Legislation dropped quickly on the General Assembly by Republican leaders and approved Thursday would allow some North Carolina residents to legally vote in person without photo identification as will be required in 2016. The House and Senate separately voted by wide margins for the elections legislation, which would ease the mandate in a 2013 law that anyone showing up to vote at an early-voting center or Election Day precinct show one of eight qualifying photo IDs. Driver’s licenses, military IDs and U.S. passports meet the standard. This and other provisions in the 2013 law are being challenged in federal and state courts, with the first trial scheduled next month. Meanwhile, state election officials still are preparing to carry out the photo ID requirement.
Rep. David Lewis, R-Harnett, said the exceptions are in response to comments made at recent public hearings held by the State Board of Elections about the requirement’s details.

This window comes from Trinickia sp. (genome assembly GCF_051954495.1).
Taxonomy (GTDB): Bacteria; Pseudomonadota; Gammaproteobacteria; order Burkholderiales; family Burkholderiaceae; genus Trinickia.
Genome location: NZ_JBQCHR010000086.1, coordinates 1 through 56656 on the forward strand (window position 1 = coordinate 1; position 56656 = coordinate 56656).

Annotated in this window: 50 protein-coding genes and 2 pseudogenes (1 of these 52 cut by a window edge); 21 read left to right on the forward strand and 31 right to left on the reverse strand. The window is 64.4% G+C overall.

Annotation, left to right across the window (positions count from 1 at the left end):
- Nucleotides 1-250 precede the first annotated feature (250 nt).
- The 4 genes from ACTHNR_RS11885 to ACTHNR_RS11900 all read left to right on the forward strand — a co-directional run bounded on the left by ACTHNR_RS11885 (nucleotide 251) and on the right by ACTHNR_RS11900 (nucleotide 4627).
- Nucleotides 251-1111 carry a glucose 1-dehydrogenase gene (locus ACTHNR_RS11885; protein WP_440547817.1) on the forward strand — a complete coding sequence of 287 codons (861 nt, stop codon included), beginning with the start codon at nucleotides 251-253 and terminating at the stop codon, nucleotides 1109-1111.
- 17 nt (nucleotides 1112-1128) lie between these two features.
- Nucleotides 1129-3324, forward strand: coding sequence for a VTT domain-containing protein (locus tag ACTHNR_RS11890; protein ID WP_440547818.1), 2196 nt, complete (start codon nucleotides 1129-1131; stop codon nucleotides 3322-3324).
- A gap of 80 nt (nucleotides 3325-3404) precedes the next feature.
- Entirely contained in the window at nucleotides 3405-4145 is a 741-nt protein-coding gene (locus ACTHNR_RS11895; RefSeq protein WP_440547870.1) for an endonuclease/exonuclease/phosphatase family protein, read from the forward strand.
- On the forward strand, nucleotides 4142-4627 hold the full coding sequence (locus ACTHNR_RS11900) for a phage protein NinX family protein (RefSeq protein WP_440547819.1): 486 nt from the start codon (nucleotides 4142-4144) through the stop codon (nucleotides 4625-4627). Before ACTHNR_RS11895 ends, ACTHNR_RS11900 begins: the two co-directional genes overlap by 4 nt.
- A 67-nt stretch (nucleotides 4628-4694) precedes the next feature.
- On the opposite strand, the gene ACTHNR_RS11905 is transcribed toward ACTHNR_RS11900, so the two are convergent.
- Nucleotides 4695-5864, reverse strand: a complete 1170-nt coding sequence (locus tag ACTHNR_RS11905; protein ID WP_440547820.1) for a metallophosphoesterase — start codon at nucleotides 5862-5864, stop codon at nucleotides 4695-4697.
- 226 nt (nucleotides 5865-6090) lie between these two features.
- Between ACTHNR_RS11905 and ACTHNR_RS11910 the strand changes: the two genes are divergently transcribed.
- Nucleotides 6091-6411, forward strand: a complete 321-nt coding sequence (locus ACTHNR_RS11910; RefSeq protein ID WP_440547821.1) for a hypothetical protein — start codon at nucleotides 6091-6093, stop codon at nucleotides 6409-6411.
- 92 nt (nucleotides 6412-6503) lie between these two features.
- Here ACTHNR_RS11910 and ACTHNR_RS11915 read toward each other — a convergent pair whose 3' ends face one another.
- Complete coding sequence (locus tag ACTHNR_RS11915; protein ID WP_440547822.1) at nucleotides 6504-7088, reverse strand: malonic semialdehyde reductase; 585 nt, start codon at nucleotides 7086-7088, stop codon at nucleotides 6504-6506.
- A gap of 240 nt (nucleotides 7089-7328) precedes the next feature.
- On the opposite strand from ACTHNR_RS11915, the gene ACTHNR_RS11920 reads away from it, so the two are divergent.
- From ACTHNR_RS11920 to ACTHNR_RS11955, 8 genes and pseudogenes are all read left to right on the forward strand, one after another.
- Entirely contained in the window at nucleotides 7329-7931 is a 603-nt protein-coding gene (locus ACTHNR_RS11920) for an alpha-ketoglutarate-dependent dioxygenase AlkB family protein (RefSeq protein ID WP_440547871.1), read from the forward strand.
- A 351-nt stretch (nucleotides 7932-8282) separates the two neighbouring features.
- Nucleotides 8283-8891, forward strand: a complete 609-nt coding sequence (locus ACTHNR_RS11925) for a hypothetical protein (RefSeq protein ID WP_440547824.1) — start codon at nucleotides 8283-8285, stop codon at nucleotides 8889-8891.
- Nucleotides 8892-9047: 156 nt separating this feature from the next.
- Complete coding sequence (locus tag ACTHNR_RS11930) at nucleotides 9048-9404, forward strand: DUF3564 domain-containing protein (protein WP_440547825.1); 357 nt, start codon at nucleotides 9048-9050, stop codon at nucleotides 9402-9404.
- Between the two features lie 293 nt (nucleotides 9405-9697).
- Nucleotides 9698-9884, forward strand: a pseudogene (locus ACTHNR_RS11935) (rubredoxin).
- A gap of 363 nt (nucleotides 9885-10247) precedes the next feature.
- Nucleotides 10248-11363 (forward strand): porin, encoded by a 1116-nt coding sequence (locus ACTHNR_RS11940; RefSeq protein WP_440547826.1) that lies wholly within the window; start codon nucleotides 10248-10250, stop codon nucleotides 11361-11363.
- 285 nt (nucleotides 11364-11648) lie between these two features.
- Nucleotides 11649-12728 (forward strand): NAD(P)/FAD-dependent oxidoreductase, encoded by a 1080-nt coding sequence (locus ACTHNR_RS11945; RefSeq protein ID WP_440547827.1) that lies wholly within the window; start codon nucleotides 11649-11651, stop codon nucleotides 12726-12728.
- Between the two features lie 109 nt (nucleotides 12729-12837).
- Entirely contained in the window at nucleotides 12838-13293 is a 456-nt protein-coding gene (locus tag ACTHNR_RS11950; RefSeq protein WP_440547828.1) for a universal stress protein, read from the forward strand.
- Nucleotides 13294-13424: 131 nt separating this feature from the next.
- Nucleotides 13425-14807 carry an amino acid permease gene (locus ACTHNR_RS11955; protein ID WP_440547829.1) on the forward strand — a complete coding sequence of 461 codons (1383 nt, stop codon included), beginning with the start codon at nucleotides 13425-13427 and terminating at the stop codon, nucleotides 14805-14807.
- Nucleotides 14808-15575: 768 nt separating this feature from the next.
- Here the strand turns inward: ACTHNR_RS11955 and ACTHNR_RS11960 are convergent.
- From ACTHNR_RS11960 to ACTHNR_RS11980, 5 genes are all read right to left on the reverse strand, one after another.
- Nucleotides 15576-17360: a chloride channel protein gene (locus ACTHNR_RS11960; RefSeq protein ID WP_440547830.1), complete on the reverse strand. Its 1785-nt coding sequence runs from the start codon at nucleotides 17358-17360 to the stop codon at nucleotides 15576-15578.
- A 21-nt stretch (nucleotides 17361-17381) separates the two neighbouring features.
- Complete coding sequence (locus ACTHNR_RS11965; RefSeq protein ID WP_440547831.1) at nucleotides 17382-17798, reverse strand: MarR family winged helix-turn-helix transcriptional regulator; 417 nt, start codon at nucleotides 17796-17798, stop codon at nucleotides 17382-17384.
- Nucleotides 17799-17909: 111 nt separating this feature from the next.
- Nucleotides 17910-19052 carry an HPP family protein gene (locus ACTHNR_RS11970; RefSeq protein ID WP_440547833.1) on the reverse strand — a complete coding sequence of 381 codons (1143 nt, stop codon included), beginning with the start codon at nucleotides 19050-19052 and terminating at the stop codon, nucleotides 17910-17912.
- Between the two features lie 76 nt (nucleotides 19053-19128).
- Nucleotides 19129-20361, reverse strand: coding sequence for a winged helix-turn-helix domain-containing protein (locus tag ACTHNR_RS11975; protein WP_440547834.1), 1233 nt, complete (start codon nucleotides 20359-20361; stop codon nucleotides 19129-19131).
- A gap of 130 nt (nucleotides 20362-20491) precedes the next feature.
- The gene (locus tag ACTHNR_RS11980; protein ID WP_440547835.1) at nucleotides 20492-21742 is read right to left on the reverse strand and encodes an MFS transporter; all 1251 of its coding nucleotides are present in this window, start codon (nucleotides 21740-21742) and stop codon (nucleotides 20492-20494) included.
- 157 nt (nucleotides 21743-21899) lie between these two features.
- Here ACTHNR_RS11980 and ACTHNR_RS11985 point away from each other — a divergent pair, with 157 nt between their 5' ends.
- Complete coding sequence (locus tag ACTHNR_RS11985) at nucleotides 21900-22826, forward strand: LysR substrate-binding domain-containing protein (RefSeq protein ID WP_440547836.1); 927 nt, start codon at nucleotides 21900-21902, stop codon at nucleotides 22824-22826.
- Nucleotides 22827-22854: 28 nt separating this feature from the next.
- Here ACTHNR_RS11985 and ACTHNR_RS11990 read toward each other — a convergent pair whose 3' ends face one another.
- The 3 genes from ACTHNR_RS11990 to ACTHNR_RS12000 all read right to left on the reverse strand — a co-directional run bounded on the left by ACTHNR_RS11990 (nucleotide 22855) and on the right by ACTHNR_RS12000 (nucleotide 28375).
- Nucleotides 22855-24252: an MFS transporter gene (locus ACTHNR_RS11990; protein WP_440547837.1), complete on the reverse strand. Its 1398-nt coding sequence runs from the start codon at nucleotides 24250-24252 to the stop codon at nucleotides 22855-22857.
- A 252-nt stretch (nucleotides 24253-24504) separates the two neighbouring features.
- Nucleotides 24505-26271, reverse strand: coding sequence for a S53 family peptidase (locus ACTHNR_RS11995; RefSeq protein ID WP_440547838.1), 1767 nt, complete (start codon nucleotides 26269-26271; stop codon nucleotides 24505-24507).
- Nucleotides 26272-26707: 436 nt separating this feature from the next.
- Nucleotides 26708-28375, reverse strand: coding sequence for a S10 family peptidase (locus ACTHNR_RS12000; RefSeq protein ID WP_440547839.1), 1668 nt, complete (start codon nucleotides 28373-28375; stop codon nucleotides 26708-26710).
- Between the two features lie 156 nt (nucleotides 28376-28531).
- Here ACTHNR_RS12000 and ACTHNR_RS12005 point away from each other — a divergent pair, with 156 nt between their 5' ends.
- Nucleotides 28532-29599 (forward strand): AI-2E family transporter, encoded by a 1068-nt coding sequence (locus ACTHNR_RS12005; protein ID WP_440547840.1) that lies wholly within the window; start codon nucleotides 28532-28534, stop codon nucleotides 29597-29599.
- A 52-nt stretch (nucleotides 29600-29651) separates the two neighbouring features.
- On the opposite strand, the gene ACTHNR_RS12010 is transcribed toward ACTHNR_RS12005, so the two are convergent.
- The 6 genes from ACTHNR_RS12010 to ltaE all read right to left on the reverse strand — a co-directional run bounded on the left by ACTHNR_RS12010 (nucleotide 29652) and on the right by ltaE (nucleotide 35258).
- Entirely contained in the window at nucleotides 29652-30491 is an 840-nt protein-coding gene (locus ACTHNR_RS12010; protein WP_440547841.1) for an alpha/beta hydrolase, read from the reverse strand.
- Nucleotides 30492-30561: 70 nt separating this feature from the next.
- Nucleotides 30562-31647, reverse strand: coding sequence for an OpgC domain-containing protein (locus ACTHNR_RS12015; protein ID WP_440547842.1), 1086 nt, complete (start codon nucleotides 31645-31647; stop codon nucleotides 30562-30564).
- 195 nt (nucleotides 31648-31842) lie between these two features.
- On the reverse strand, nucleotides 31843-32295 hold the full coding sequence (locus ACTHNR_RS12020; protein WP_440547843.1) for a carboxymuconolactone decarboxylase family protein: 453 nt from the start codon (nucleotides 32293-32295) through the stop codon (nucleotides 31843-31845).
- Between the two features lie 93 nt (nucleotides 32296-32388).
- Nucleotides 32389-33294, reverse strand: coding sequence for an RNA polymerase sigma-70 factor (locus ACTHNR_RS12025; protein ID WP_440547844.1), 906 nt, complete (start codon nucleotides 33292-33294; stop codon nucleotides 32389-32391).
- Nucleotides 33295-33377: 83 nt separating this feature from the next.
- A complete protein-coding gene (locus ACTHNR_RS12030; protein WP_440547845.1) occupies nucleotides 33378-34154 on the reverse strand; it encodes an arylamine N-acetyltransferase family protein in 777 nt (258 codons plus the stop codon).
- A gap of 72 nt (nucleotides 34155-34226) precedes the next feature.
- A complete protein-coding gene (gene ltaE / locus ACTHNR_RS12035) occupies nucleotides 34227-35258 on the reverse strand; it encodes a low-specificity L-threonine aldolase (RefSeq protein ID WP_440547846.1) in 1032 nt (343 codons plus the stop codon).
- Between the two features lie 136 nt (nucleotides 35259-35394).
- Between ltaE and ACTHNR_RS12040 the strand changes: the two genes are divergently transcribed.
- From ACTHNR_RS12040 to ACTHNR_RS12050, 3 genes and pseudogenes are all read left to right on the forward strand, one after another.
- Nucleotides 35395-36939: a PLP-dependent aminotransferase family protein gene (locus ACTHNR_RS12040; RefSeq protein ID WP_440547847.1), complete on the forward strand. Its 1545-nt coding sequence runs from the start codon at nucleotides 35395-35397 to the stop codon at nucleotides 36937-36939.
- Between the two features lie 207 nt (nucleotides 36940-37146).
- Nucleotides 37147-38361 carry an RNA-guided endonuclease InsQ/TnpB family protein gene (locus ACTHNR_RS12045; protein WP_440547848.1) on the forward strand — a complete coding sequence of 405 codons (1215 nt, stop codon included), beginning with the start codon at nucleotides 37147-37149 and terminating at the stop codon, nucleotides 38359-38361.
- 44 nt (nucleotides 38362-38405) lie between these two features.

The bill now heading to Gov. Pat McCrory’s desk says voters who suffered a “reasonable impediment” to getting a qualified ID — such as illness, lack of transportation or a birth certificate needed to obtain one— could fill out a form at the voting site. Their provisional vote would count if they provided other identification or a voter card and their name matches with the last four digits on their Social Security number and birthdate they provide. The 2013 law offers free state identification cards and birth records to people who ask for them.